By Anonym 18 Sep

Jocelyn Gibb

The marks of this style are weight and clarity of argument, sudden turns of generalization and genial paradox, the telling short sentence to sum a complex paragraph, and unexpected touches of personal approach to the reader, whom he always assumes to be as logical, as learned, as romantic, and as open to conviction as himself. Not that in fact he was easily open to conviction; perhaps 'open to argument' would be a truer description.

By Anonym 16 Sep

Jocelyn Gibb

I believe Williams was the only one of us, except perhaps Ronald Tolkien, from whom Lewis learnt any of his thinking. It was Charles Williams who expounded to him the doctrine of co-inherence and the idea that one had power to accept into one's own body the pain of someone else, through Christian love. This was a power...he had been allowed to use to ease the suffering of his wife, a cancer victim

By Anonym 19 Sep

Jocelyn Gibb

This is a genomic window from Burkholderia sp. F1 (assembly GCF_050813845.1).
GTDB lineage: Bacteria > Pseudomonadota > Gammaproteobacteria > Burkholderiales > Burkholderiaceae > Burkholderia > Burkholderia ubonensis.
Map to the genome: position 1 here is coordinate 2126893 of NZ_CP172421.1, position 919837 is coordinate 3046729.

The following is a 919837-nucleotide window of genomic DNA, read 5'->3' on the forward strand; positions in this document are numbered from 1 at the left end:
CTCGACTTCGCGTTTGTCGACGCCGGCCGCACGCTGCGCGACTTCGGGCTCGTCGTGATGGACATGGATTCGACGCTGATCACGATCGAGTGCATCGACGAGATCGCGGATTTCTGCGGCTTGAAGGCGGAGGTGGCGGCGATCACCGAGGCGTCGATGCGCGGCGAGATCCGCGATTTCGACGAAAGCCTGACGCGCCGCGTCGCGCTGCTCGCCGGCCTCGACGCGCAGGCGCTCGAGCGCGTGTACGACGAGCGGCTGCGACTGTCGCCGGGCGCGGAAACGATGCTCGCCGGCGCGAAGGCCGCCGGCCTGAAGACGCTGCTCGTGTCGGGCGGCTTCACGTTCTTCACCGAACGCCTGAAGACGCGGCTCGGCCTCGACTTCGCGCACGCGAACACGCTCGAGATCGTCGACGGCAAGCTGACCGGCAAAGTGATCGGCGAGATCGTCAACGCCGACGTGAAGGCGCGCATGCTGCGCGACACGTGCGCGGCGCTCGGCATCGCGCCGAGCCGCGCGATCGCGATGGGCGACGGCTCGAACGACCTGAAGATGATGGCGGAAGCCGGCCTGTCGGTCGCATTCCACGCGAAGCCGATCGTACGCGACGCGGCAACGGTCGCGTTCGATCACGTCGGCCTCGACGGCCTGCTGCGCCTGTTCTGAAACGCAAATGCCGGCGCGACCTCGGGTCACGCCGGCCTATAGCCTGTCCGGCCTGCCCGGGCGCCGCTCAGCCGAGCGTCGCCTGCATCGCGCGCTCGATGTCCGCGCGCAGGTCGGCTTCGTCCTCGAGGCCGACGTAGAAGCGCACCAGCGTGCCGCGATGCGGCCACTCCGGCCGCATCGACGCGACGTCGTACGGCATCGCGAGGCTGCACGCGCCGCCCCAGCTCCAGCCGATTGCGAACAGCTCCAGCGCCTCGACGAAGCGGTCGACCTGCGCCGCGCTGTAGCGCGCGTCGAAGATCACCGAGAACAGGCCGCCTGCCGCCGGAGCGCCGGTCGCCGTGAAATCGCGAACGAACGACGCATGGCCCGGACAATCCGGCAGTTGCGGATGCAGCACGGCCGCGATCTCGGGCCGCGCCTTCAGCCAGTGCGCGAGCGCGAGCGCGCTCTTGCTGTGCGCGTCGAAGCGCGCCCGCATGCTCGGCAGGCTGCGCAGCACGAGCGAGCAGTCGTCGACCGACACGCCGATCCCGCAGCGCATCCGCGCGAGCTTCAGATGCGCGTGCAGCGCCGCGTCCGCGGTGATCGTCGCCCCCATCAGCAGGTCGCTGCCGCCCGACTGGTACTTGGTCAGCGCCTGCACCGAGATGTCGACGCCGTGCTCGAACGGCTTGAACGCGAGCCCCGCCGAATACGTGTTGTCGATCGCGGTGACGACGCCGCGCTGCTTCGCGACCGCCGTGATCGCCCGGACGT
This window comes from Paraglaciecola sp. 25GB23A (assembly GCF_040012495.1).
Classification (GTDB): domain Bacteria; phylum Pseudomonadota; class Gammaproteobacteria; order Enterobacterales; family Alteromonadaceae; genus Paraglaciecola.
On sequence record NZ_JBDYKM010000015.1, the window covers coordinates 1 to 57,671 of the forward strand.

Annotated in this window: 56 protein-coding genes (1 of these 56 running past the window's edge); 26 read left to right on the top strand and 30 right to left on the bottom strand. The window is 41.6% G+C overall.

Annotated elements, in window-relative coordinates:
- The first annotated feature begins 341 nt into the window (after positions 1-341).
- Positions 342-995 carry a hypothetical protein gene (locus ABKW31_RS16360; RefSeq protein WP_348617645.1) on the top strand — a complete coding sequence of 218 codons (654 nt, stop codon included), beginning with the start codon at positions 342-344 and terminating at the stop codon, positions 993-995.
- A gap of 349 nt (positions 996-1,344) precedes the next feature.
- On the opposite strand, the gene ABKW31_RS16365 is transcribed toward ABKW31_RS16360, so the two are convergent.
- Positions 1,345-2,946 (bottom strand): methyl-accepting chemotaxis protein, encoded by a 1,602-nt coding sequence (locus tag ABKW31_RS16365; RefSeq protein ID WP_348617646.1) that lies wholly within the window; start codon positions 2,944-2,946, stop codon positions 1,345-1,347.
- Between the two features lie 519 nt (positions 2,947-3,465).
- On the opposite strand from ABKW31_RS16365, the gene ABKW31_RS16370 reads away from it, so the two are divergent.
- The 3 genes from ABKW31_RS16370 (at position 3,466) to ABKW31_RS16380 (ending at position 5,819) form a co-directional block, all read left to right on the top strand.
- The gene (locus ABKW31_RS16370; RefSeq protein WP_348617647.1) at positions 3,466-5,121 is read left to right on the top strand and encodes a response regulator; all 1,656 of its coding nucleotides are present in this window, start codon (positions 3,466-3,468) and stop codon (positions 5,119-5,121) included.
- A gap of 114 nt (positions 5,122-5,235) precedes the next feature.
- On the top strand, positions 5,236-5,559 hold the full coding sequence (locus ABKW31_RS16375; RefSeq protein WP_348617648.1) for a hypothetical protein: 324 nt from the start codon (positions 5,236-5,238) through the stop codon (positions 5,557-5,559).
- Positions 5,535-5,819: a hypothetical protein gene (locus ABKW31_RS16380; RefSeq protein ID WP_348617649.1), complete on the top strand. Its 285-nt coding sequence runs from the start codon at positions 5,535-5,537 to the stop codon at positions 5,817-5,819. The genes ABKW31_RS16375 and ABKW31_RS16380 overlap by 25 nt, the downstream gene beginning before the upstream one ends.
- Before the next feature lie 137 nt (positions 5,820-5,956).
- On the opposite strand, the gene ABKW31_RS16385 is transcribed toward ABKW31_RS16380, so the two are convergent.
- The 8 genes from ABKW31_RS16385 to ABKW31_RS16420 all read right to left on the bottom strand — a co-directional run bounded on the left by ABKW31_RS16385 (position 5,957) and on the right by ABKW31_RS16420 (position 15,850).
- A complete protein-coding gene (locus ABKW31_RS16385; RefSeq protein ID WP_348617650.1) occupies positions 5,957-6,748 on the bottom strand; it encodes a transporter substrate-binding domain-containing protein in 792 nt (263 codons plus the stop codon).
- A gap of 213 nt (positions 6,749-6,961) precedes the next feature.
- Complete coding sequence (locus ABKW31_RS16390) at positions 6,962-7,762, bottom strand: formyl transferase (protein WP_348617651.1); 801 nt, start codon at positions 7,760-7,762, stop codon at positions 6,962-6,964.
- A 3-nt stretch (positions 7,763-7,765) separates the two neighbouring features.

There was...the discrepancy between what one expected of the accomplished medieval scholar (and, later, the penetrating exponent of theological and spiritual matters) and the robust, no-nonsense, unmistakably strident man, clumsy in movement and in dress, apparently little sensitive to the feelings of others, determined to cut his way to the heart of any matter with shouts of distinguo! before re-shaping it entirely. One quickly felt that for him dialectic supplied the place of conversation. Any general remarks were of an obvious and even platitudinous kind; talk was dead timber until the spark of argument flashed. Then in a trice you were whisked from particular to fundamental principles; thence (if you wanted) to eternal verities; and Lewis was alert for any riposte you could muster. It was comic as well as breathtaking; and Lewis would see the comedy as readily as the next man.